Subpoena activity in Paterson on the day Gov. Jon Corzine pulled the cape off of a sweeping new piece of ethics reform provided an ample reminder of another presence on the political landscape.
U.S. Attorney Chris Christie.
As some Democratic Party strongmen fume quietly about Corzine’s efforts to weaken the fundraising capacities of leadership committees in the third year of his gubernatorial tour of duty, hispotential Republican opponent in 2009 is going through his own "anything you can do, I can do better" ritual, to hear the back-chatter in the state right now.
At worst, Corzine’s ethics package is a quick prep phase for what Democrats are certain will be another autumn appearance by Christie, who last year in early September decimated a statewide corruption ring and left the Democrats in a shambles trying to defend their recent ethics legislation.
At best – to the most cynical – the newest ethics package signals what state Sen. Brian P. Stack (D-Hudson) calls some "better political thinking," which he would like to see practiced by the Corzine administration.
After all, Christie’s record suggests he’s coming with something.
The question is whether this time the U.S. attorney’s quarry will be the remnants of Operation Broken Boards, which felled 11 officials, but left some loose ends that many observers feel Christie will now resolve in short order – prior to the Nov. 4th election.
Or will it be bigger, on the order of more big fish reel-ins in Bergen County, for example?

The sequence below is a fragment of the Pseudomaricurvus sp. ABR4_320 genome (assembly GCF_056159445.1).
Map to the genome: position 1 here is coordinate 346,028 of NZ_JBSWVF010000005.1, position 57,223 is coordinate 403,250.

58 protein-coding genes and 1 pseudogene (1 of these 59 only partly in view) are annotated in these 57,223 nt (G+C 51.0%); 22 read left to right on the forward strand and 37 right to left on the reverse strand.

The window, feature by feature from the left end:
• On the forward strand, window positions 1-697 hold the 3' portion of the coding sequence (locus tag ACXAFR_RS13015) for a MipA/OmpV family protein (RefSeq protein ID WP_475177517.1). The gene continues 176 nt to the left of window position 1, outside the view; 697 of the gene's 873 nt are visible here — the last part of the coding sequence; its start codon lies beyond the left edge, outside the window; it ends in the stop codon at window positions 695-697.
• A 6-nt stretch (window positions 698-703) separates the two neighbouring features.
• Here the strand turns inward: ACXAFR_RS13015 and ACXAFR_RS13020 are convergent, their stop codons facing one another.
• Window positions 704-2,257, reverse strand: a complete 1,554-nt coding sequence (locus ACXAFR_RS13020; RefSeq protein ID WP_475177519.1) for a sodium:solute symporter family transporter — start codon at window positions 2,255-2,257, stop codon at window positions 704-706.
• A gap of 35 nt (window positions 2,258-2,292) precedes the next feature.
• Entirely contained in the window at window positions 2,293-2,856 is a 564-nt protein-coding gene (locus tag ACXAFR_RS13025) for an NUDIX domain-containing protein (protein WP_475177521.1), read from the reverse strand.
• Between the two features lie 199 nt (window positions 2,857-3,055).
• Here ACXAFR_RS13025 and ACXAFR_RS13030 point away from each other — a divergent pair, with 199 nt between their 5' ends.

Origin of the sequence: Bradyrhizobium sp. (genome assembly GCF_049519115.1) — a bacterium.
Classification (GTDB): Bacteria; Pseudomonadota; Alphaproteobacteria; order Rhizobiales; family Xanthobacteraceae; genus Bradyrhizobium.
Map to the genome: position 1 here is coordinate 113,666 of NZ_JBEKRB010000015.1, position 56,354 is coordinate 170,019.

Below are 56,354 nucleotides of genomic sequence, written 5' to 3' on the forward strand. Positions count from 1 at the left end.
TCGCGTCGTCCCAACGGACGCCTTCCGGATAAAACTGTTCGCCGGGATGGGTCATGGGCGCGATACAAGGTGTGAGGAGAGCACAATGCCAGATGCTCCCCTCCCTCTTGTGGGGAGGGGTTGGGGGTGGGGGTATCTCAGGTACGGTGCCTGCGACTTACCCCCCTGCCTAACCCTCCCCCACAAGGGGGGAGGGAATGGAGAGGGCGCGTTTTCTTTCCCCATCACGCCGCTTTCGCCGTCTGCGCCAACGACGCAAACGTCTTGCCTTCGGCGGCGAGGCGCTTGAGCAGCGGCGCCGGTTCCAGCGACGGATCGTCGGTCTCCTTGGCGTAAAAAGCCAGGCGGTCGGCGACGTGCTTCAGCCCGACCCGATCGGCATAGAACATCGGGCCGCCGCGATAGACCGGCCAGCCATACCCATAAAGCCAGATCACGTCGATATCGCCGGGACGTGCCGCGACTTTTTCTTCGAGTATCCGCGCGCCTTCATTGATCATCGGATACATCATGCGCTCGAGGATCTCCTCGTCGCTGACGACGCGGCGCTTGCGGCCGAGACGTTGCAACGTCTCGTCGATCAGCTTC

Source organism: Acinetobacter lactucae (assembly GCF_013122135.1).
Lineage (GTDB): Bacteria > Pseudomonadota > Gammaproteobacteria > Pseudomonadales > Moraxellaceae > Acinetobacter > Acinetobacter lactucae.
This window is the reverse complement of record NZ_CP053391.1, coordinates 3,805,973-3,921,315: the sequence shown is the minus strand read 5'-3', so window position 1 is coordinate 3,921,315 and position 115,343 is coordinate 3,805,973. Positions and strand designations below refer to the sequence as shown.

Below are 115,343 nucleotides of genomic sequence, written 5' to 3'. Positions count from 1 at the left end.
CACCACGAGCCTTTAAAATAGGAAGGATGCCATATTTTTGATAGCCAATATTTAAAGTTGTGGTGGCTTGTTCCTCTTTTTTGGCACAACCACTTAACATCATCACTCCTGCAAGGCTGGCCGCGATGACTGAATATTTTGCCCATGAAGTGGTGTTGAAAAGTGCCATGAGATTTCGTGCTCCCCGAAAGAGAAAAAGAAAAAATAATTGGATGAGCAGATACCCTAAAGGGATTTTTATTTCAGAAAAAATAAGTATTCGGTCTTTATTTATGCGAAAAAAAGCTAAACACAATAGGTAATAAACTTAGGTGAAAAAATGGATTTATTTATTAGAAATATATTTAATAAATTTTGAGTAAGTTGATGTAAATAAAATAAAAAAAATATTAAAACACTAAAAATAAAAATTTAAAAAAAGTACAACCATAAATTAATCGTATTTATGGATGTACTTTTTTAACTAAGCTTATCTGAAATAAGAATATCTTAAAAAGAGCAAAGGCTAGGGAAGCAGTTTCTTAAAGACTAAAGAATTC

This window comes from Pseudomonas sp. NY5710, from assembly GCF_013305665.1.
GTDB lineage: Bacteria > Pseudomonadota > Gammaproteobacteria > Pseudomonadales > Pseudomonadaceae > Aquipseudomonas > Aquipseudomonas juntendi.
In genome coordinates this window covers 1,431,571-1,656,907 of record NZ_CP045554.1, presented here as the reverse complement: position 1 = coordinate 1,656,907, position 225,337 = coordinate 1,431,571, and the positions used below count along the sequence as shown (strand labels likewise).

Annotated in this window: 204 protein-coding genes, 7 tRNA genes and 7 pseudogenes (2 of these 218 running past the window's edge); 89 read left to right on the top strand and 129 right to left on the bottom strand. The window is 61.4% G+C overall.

To the first point, the feds’ arrest last week of Passaic Councilman Gerardo Fernandez – charged as a member of corrupt former Mayor Sammy Rivera’s circle, which he vigorously denies – sparked nervousness in council chambers Tuesday, particularly concerning the fate of Councilman Joe Garcia, who may also have been connected to Rivera.
"Everyone around here is waiting for the other shoe to drop," admitted Alex Ybarra, campaign manager of mayoral candidate Vinny Capuana.
To those who are waiting for the Christie indictments to start raining down in force, the governor’s Grade A beef ethics package unveiled just weeks before Election Day, gives Corzine an opportunity to gird himself for another trip-wire of allegedly corrupt public officials.
It’s stronger than last time, argue Corzine’s allies. Not only does it set the governor up for a re-election bid next year – but, just as importantly, it gives him more solid cover in the cringing days and nights leading up to Nov. 4th.
Republicans last year savaged the governor’s efforts to put an end to the practice of holding more than one elected office at the same time because the majority party’s bill in the GOP’s view shamelessly grand-fathered a generation of double-dippers.
After the legislation, roundly panned as weak-kneed, passed, and then the 11 public officials entered the public consciousness in leg-irons and handcuffs, State Democratic Party Chairman Joseph Cryan acknowledged that legislators would likely have to craft tougher ethics laws.
Fernandez’s arrest last week in front of his home in Passaic, and the subpoenaing of the Paterson Police Department yesterday proved to watchful Democrats that Christie is pawing the turf with his sights on past and future indictments.
Corzine and his team figure this time, they will be better prepared.
It will be a showdown, at least, with the Democratic Party argument in the face of more heads rolling that "We’re out in front of this," which will, of course, be criticized as political and too little too late, but in their minds is probably better than enduring the all-out butt-kicking Christie put on them this time last year.